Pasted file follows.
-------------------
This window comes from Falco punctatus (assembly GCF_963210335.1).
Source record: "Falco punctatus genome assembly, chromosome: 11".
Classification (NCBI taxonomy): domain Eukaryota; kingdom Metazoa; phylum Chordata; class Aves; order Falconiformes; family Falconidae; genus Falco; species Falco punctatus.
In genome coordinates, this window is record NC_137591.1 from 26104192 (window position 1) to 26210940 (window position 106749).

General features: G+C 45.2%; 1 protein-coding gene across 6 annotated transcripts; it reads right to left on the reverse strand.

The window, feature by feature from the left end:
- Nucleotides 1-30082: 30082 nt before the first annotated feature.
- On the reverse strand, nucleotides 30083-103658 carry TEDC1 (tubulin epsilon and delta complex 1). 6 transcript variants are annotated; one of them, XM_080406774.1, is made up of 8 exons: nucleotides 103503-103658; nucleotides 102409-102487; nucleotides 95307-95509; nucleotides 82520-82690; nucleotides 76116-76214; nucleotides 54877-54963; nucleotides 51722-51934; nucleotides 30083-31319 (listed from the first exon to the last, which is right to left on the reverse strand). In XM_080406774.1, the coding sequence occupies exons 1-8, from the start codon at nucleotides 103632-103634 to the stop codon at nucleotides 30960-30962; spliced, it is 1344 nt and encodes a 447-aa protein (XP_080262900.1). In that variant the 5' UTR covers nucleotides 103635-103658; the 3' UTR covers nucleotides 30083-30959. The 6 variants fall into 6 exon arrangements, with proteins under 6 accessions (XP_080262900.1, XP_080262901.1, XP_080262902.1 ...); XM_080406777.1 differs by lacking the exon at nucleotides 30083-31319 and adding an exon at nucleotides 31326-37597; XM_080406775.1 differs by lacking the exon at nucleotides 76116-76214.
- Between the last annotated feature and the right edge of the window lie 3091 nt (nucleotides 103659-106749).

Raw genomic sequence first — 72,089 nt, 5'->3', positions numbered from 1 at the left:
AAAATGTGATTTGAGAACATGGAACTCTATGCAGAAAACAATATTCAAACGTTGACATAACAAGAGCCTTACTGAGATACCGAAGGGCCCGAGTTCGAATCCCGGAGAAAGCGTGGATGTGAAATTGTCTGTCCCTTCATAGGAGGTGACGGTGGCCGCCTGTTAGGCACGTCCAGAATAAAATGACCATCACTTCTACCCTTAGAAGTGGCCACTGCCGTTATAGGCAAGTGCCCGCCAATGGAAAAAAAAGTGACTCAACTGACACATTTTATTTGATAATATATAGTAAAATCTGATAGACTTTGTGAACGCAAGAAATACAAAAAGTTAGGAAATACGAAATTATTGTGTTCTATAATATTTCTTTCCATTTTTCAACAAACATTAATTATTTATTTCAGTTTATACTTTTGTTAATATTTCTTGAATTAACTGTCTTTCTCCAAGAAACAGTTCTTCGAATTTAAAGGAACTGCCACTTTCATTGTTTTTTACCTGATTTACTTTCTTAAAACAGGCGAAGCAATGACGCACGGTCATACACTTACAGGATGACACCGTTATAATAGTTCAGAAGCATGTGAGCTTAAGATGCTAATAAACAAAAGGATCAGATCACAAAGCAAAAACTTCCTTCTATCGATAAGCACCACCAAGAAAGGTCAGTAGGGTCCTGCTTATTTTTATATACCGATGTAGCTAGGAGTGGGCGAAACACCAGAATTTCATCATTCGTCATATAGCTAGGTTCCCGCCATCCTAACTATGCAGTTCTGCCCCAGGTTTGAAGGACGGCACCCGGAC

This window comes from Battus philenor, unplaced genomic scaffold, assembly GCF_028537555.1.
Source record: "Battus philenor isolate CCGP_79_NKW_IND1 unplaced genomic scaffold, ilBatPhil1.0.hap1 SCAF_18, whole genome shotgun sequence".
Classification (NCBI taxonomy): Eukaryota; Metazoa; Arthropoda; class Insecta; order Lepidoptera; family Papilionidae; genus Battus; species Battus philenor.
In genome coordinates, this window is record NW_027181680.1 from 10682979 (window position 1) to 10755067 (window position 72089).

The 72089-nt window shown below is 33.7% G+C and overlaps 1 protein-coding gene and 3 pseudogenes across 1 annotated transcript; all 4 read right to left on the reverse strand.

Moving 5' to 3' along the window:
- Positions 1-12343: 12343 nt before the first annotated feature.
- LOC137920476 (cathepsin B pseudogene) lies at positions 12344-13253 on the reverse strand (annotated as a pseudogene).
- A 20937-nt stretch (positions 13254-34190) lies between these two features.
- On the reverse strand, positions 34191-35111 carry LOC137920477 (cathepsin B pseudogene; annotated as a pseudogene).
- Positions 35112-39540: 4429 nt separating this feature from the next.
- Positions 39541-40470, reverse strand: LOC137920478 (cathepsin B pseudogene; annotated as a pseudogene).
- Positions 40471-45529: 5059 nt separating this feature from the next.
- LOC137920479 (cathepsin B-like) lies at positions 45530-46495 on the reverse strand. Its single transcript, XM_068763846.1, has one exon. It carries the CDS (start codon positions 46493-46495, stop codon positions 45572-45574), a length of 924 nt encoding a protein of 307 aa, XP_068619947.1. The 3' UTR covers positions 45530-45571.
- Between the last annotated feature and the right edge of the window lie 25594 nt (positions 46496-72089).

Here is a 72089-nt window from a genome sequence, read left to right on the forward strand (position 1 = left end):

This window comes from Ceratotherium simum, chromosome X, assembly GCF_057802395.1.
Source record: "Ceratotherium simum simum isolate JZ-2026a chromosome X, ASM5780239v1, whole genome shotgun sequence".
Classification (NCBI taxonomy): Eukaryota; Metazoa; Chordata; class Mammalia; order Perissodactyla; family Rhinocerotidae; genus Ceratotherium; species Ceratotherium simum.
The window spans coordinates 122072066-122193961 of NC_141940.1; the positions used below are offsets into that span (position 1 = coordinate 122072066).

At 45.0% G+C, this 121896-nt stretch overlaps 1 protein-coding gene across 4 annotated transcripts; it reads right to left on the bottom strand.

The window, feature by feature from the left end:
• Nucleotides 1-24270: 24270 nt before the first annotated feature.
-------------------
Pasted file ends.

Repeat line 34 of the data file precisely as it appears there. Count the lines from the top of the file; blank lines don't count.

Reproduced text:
• Nucleotides 1-24270: 24270 nt before the first annotated feature.